I think the generated titles are hilarious, btw.

  33. Jessica says

    About swearing in books: profanity bothers me a lot more than vulgarity. I think there's a place for vulgarity in life.

    Honestly, I'd say directly address it, without euphemisms. It might make sense to point out "this is the way I talked", and give an example. And then explain that you're going to leave out the swear words now that you've pointed out that your speech used to be full of them, because you don't think it'll be helpful to repeat it all over again.

    Then you're honest about it, but your readers don't have to read lots and lots of offensive words. I don't know if that would work, but it might be one way to do it.

  34. Jackie says

    For the title of your book I think you have it right there "Back to the drawing board"…

    I really enjoy your blog…there is so much of you that reminds me of my sister and I love how real you are and how honest you are about who you are.

    God bless you and your family!

  35. Kelly @ Love Well says

    I'm in Minnesota, and I'm getting the biggest kick out of all the cold weather comments on Twitter and FB this week.

    Our low last night was around -20, and our high most days this week was in the single digits. We're around 8 today, with a wind chill of -30.

  36. bronzedshoe says

    Love, love, love the smaller lunch plates idea! Also, your title generator results made me laugh out loud. Thanks for the smile!

  37. elizabethe says

    Oh, I also meant to say about the vulgarity thing. I am sympathetic to the view that you should depict conversations truthfully. But I am also turned off by lots of vulgarity. For instance, I understand and don't mind that in the military, there is a culture of swearing a lot. But watching a movie or reading a book that tries to accurately depict the military and has non-stop cursing is just not at all appealing to me. I have to say, I used to belong to a cuss a minute group of friends, too.

    If I were you, I would put some very limited number of swear words through the conversation, in the name of accuracy, but not nearly as many as you actually said, in the name of readability.

  38. Robinsonpack says

    Just thought I'd give another Edmonton AB shout out. It has been hovering in the -27 range for much of this winter, but the coldest day was -50 with windchill, that was this winter. (I am just outside Edmonton). I have to say, my kids hate the cold, but especially my 2 year old who after minutes will just sit down in her snow suit and not budge. Take me in mommy! Eeeee. I hope that make you feel all warm inside :o)

  39. Anna says

    I second what Elizabethe said, with a variation. Allow people to either snail mail to you or email to you an introductory letter that they've written to your Mrs. X, with their own address on it. Print off any that are emails, and send them to her all together with a note of explanation. That way she can choose to respond (and give out her own address in so doing) to whomever she wants.

    I vote for turning profanity into $#&!. Conveys the authenticity well enough, without subjecting people to the actual profanity.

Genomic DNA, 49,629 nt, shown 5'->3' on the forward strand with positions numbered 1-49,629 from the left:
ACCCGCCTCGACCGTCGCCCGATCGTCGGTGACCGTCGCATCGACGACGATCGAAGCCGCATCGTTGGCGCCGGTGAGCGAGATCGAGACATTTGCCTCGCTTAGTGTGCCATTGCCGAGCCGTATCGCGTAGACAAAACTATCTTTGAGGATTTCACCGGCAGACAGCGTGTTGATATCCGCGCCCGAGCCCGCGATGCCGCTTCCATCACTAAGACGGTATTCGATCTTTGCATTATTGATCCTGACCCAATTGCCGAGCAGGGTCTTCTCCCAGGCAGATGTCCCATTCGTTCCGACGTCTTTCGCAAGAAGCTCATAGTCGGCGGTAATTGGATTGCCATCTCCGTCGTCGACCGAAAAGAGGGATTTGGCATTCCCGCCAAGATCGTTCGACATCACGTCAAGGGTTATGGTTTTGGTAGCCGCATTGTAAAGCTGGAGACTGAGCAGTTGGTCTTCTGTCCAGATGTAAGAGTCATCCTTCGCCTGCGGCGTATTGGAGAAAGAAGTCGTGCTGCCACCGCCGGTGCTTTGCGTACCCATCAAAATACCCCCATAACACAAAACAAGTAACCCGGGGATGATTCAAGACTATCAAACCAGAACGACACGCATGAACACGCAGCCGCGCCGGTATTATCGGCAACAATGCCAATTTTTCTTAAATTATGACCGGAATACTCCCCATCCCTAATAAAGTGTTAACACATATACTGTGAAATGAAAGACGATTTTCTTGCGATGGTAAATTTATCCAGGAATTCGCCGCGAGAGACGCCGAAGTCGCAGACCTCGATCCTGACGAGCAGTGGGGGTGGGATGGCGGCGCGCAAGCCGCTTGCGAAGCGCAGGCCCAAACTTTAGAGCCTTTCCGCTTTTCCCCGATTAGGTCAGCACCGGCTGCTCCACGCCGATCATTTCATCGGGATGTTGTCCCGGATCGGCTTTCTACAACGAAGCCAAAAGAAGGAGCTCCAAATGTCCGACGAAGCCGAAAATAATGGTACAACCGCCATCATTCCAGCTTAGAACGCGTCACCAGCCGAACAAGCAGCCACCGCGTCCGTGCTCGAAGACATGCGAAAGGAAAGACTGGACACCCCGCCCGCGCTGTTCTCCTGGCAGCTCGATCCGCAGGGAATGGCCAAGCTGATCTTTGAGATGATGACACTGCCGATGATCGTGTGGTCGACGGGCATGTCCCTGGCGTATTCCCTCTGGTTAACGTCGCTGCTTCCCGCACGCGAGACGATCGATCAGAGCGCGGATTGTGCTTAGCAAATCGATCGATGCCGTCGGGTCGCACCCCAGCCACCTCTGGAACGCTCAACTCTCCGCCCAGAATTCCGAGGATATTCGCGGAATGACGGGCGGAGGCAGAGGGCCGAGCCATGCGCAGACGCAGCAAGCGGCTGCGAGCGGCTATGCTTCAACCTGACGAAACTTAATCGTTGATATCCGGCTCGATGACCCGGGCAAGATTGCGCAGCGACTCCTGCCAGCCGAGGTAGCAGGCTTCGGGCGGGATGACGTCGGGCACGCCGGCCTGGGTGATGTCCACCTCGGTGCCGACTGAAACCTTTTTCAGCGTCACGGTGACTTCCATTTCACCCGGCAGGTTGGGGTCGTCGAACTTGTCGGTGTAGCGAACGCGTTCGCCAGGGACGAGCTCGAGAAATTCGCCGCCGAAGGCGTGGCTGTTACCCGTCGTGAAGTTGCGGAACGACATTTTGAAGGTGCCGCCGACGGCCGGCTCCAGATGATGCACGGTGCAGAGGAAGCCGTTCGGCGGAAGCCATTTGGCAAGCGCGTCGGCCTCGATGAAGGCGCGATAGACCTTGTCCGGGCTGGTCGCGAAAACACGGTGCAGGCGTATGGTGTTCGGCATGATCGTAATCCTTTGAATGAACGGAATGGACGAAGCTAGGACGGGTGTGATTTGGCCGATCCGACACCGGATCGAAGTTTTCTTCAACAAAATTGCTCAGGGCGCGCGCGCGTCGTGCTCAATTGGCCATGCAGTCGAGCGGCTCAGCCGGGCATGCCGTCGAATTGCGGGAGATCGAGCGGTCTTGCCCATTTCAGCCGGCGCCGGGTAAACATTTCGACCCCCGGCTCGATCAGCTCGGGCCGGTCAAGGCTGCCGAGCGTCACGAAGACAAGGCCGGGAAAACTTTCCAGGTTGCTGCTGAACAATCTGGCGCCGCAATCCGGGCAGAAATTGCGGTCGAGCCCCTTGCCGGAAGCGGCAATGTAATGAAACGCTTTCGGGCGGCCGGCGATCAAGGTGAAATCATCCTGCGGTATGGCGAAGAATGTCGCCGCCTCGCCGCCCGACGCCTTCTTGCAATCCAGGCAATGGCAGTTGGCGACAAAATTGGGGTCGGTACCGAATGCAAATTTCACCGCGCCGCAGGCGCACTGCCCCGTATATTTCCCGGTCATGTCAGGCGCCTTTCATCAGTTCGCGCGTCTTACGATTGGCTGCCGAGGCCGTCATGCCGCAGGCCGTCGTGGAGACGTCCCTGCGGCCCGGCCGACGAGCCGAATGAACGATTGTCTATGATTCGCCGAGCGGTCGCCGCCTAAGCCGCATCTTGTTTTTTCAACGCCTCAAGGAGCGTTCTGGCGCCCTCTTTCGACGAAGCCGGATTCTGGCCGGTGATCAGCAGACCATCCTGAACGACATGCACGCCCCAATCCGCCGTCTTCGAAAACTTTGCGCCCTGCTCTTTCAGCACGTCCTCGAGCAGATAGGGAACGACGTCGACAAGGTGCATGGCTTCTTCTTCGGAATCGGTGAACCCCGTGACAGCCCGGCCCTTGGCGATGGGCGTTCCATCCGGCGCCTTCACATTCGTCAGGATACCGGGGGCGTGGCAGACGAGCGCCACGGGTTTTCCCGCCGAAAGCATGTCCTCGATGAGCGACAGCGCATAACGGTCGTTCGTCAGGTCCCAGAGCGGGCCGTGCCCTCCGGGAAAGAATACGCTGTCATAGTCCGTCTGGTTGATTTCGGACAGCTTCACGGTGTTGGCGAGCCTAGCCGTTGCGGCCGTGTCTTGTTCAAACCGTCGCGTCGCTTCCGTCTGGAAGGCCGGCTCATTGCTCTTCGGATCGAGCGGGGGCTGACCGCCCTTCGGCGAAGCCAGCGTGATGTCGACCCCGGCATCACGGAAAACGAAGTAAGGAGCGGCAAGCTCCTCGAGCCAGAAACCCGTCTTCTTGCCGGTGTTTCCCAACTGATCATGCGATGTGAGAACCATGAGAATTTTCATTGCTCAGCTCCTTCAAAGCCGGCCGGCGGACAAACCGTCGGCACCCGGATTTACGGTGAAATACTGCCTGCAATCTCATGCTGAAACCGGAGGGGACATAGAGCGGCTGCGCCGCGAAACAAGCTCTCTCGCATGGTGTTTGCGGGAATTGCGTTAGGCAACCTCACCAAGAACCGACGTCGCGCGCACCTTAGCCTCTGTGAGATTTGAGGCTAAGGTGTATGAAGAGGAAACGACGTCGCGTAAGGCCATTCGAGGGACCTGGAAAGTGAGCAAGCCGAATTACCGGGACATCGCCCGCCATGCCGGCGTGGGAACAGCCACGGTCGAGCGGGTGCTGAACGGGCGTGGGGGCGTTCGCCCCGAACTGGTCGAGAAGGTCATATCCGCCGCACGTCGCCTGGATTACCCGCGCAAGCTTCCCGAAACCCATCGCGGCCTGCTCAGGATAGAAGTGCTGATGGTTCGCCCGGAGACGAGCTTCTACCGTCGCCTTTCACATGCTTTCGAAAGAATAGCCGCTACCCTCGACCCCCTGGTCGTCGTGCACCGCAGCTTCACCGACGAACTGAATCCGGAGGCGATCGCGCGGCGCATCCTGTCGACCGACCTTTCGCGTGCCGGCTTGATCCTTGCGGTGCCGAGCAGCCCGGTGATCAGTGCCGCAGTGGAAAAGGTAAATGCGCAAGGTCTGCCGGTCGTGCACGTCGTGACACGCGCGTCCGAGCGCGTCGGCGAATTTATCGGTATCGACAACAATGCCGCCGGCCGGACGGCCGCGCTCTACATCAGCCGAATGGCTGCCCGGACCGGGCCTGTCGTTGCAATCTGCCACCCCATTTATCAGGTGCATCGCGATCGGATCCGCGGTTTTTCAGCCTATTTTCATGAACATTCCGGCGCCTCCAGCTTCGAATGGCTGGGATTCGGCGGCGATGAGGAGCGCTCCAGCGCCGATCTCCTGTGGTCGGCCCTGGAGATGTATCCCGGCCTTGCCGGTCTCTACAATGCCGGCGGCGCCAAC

40. Michelle says

    1 – our actual temp when I got to work this morning was -1.

    2 – How cool! You do have an awesome blog…I'm new to following, but I have been absolutely energized by your story.

    3 – I use the salad plates instead of dinner plates, too.

    4 – your refrigerator broke…our hot water heater broke. Unfortunately, ours was not fixable and we're out $800. *sigh*

    5 – on the profanity…that's a tough dilemma. What if you alluded to the profanity and didn't actually use the words?

    Have a wonderful weekend.

  41. mrsbroccoliguy says

    Re: Profanity in books. I understand that it's "appropriate" in certain genres or with certain characters, but for myself I avoid books with profanity because once a word is in my head it's hard to get it back out. (I used to curse a lot as a young teen and I struggle with not cursing when I get mad.) I think it works just as well to say that a character "uttered a profanity" or "cursed under his breath" or something like that.

  42. Maraiya says

    #3 – What size is the new plate?

    #5 – I don't know….A Happy God has a certain ring to it.

  43. TRS says

    I love the formal suggestion from Elizabethe regarding correspondence with your TX friend. Makes it all the more charming, don't you think?

    The coldest weather I can recall as an adult, was in Iowa about 11 years ago. I've blocked the actual figure from my memory but the temp was below zero with a -20 or -30 windchill. ugh.

    I was working as a news reporter then, and as we tried to string extension cords to the news cars to get them started… one cord after another just snapped from the cold.

    The dashboard in my own car cracked that day!!
    And wouldn't you know, that night I went out with the Salvation Army to cover them delivering food to the poor and homeless – I'm still surprised that the lenses in my camera didn't crack – but mostly I remember parents coming out to the van in bare feet – BARE FEET just to get food. Most of them said they fed the kids already but hadn't eaten themselves because there wasn't enough. If it weren't for the Salvation Army – they wouldn't have eaten that night.

  44. Meredith says

    I would leave the language untouched; it would not bother me a bit. After all, it's not gratuitous but a significant part of your "before" story.